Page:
Ryan Alexander-Tanner

IF CANNABIS BUSINESSES can't get bank loans, aren't they totally screwed?

NOT NECESSARILY. I actually don't see pot businesses getting screwed in this particular manner. Even for non-pot startups, small business loans are generally out of reach nowadays. Most entrepreneurs start their ventures with savings, credit cards, and maybe a loan from a friend or family member. And most pot business owners—especially growers—coming from gray and black markets tend to have cash.

But let's say you don't have cash and are thinking about a (hard money) loan. A few years back, Mark Cuban said in an interview on Bloomberg, "If you are starting a business and you take out a loan, you're a moron." That's intense, but the rationale is that fixed payments can cripple a young business that needs to reinvest every dollar earned. And with all the uncertainty involved in starting a business—especially a pot business—a savvy owner should avoid shackling herself to a lender, signing personal guarantees, and so on. Really, the only good thing about debt is that all the business upside stays with the founders.

I talk to cannabis clients almost daily about where to find money, and to investor clients about where to park it. Oregon just got rid of its residency requirements, and that means more out-of-state and even international investors are looking to place their bets here. Because the regulated marijuana program is just now coming online in Oregon, most of these situations involve startups.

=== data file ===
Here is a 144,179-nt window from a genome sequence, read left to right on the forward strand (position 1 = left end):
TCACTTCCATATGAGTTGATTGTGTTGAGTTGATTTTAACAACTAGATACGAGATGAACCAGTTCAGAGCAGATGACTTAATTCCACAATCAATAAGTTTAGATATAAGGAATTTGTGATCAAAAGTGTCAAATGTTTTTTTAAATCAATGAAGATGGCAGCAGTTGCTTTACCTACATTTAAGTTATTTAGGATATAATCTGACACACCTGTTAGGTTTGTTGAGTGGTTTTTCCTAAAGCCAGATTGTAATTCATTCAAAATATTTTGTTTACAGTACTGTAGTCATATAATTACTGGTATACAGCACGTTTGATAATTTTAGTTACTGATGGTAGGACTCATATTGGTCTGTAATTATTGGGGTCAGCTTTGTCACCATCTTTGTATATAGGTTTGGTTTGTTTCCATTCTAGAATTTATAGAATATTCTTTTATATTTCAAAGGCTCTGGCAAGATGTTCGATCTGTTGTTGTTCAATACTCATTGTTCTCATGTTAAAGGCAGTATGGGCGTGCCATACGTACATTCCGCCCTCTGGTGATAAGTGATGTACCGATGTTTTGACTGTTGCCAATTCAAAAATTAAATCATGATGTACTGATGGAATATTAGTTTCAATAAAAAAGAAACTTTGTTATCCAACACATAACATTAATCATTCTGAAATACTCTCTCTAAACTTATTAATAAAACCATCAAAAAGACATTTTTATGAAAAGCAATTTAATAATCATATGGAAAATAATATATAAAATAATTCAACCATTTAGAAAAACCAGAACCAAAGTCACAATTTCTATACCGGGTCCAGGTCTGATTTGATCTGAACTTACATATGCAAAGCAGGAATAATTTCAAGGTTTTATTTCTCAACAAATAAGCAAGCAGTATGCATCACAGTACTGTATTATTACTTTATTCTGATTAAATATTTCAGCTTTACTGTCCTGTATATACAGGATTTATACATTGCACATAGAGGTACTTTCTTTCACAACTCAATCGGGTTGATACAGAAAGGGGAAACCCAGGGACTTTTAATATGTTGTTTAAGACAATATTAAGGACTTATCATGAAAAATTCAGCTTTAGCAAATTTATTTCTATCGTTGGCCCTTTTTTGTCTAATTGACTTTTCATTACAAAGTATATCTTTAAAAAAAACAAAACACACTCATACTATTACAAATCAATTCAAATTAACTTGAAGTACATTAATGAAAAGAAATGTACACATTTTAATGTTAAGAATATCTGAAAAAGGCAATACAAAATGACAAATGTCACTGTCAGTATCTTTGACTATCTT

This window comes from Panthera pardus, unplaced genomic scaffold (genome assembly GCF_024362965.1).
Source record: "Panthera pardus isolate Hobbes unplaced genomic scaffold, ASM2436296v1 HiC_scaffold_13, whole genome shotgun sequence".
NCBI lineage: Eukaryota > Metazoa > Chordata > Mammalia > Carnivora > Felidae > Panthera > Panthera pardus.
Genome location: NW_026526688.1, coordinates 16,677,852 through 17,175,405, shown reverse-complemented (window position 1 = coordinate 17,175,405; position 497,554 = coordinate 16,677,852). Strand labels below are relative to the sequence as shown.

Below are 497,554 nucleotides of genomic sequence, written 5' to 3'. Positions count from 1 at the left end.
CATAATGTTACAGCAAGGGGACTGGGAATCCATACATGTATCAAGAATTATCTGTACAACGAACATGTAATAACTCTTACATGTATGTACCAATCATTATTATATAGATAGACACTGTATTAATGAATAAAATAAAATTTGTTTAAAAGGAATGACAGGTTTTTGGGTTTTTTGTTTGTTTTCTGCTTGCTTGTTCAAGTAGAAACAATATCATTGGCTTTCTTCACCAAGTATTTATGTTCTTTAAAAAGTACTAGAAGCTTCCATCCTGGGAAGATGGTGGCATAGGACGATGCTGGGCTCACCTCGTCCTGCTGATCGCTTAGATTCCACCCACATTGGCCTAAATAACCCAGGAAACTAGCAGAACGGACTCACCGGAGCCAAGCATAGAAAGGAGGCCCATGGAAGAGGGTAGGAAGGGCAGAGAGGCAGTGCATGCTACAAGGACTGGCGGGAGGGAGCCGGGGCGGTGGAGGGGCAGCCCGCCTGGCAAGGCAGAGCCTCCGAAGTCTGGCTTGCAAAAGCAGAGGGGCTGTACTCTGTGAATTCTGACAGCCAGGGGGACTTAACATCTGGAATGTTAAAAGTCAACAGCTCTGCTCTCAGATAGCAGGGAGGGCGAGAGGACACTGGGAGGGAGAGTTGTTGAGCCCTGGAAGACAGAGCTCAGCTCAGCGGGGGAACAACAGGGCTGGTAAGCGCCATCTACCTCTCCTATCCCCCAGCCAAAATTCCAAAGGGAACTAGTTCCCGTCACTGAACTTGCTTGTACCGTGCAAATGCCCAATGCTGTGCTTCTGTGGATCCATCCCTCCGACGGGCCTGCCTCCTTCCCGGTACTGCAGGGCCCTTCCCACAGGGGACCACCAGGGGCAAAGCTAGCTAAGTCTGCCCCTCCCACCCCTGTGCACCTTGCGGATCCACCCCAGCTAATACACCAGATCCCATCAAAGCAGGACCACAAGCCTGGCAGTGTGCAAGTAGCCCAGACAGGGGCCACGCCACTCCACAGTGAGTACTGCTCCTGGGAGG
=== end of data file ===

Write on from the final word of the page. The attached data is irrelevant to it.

As a general proposition, startups tend to offer investors one of three things: debt (investor makes a loan), equity (investor buys an ownership stake in the business), or convertible debt (combination). Of these, convertible debt may be best. Lest your eyes glaze over, know that convertible debt is just a loan designed to become a piece of company ownership, at a discount, usually when the company receives future financing. It gets pretty technical from there.

A typical brand-new pot business/pot idea may offer 25 percent to 40 percent of its corporation shares or limited liability company (LLC) units in exchange for a sizable investment. If you have ever seen an episode of Shark Tank, you will know that a 5 percent stake won't get much interest from someone buying shares or investing in an LLC. The most heavily negotiated point is pegging the value of "X" percent of a brand-new pot business. That is incredibly subjective and depends on many factors, although I believe valuation of an Oregon pot business should be discounted to reflect the fact that the state will not cap licenses.

But you asked about loans. Some pretty solid general advice is don't take money if you don't need it. If you can bootstrap your pot venture by using your own funds and controlling early costs, you will thank yourself later. And if you do raise money from outsiders, be sure to protect yourself and comply with the legal formalities, which may include securities laws. Investors have a lot of options right now.